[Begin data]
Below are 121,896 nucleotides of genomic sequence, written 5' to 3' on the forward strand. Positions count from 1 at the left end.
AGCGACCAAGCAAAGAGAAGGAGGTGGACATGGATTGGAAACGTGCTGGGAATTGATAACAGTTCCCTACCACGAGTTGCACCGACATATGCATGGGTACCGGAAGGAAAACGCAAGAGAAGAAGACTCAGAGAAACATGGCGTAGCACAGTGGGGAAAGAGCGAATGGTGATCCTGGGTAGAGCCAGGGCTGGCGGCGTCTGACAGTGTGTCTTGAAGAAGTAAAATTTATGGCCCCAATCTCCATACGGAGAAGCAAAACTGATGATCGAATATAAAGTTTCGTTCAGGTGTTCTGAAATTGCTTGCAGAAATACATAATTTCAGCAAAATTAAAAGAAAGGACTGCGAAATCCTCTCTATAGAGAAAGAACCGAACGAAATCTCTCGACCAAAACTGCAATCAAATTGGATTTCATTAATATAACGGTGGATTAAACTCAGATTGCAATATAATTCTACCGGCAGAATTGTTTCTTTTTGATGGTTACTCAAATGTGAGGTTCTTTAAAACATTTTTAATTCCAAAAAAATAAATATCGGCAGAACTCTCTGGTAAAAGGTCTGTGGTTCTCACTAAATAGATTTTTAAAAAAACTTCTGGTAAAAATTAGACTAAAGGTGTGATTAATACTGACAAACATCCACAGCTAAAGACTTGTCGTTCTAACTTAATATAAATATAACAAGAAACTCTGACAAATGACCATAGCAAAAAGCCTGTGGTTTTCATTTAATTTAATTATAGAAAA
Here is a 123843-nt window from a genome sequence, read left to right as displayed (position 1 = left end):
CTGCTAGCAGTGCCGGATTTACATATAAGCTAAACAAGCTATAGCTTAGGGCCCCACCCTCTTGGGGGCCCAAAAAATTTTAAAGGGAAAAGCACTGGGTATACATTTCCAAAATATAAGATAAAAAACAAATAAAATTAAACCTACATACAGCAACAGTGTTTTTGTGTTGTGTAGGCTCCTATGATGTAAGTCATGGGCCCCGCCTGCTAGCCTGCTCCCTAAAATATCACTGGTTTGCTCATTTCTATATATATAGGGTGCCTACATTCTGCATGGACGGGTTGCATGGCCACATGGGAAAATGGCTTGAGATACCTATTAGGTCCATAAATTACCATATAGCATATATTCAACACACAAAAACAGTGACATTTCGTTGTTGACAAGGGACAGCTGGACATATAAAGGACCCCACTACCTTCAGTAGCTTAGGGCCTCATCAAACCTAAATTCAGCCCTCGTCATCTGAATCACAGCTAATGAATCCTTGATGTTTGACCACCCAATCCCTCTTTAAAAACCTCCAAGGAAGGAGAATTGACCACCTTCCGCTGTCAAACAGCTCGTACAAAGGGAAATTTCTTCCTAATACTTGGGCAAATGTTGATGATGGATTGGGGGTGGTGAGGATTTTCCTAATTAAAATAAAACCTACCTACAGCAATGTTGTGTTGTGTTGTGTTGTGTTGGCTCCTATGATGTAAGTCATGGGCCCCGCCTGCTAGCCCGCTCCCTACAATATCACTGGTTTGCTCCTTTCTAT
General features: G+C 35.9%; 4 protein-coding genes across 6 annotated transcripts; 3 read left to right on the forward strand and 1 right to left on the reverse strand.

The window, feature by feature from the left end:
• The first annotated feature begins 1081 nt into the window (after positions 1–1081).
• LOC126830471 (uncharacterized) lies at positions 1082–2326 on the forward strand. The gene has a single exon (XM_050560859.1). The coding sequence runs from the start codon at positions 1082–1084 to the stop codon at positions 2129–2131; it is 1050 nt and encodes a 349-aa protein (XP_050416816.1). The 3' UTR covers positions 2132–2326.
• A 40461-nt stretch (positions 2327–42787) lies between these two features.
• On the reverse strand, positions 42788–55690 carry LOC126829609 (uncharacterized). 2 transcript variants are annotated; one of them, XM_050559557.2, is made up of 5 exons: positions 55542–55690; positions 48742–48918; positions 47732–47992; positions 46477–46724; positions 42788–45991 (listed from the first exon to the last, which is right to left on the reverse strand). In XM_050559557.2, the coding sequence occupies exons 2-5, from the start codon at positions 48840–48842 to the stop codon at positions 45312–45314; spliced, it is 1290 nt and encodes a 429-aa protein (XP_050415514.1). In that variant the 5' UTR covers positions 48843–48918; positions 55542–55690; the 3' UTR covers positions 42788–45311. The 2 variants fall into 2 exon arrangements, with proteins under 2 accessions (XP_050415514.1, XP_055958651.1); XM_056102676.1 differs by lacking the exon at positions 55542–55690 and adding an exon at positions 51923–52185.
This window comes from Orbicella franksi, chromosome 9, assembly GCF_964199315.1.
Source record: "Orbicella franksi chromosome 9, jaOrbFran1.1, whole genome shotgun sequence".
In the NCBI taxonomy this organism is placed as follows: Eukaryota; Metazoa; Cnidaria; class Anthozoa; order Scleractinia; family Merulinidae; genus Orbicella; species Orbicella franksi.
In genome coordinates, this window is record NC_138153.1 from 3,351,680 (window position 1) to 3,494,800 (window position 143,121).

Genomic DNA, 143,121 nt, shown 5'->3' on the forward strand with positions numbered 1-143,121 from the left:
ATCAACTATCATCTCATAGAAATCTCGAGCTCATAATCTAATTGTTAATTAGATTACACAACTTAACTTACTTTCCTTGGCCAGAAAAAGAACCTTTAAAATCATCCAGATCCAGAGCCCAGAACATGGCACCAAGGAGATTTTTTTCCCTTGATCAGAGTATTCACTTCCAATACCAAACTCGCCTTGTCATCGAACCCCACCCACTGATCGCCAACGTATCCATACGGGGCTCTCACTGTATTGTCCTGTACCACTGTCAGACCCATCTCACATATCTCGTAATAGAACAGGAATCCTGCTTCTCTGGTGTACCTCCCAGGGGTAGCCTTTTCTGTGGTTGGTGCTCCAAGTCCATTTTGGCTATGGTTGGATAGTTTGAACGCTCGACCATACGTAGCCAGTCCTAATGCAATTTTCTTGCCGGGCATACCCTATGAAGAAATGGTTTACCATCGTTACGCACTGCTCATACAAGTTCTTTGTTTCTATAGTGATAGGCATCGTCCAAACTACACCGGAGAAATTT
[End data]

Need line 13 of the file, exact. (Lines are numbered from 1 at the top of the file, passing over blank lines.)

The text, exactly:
In the NCBI taxonomy this organism is placed as follows: Eukaryota; Metazoa; Cnidaria; class Anthozoa; order Scleractinia; family Merulinidae; genus Orbicella; species Orbicella franksi.